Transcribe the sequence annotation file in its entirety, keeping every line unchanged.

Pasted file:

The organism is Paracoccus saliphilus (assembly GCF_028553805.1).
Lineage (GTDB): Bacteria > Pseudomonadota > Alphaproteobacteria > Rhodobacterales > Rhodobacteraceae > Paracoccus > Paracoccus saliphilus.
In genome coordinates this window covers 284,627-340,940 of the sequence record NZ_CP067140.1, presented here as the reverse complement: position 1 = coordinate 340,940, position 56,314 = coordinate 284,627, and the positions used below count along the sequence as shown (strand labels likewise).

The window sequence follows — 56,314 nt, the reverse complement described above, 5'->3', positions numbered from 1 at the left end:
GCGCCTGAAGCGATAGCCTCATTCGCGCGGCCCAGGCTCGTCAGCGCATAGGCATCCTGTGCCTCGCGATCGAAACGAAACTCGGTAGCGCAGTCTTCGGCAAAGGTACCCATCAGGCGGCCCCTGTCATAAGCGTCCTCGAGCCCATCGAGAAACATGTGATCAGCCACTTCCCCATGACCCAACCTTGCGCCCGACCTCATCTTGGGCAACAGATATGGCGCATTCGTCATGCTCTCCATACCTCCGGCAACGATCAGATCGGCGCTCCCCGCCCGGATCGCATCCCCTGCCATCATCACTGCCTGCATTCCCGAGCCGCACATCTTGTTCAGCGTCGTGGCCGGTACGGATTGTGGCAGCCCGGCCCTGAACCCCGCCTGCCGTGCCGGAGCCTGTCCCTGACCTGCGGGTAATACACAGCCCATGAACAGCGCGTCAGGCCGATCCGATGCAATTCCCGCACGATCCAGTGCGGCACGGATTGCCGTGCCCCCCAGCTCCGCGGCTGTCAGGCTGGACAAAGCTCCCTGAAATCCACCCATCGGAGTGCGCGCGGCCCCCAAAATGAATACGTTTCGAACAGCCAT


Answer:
The organism is Paracoccus saliphilus (assembly GCF_028553805.1).
Lineage (GTDB): Bacteria > Pseudomonadota > Alphaproteobacteria > Rhodobacterales > Rhodobacteraceae > Paracoccus > Paracoccus saliphilus.
In genome coordinates this window covers 284,627-340,940 of the sequence record NZ_CP067140.1, presented here as the reverse complement: position 1 = coordinate 340,940, position 56,314 = coordinate 284,627, and the positions used below count along the sequence as shown (strand labels likewise).

The window sequence follows — 56,314 nt, the reverse complement described above, 5'->3', positions numbered from 1 at the left end:
GCGCCTGAAGCGATAGCCTCATTCGCGCGGCCCAGGCTCGTCAGCGCATAGGCATCCTGTGCCTCGCGATCGAAACGAAACTCGGTAGCGCAGTCTTCGGCAAAGGTACCCATCAGGCGGCCCCTGTCATAAGCGTCCTCGAGCCCATCGAGAAACATGTGATCAGCCACTTCCCCATGACCCAACCTTGCGCCCGACCTCATCTTGGGCAACAGATATGGCGCATTCGTCATGCTCTCCATACCTCCGGCAACGATCAGATCGGCGCTCCCCGCCCGGATCGCATCCCCTGCCATCATCACTGCCTGCATTCCCGAGCCGCACATCTTGTTCAGCGTCGTGGCCGGTACGGATTGTGGCAGCCCGGCCCTGAACCCCGCCTGCCGTGCCGGAGCCTGTCCCTGACCTGCGGGTAATACACAGCCCATGAACAGCGCGTCAGGCCGATCCGATGCAATTCCCGCACGATCCAGTGCGGCACGGATTGCCGTGCCCCCCAGCTCCGCGGCTGTCAGGCTGGACAAAGCTCCCTGAAATCCACCCATCGGAGTGCGCGCGGCCCCCAAAATGAATACGTTTCGAACAGCCAT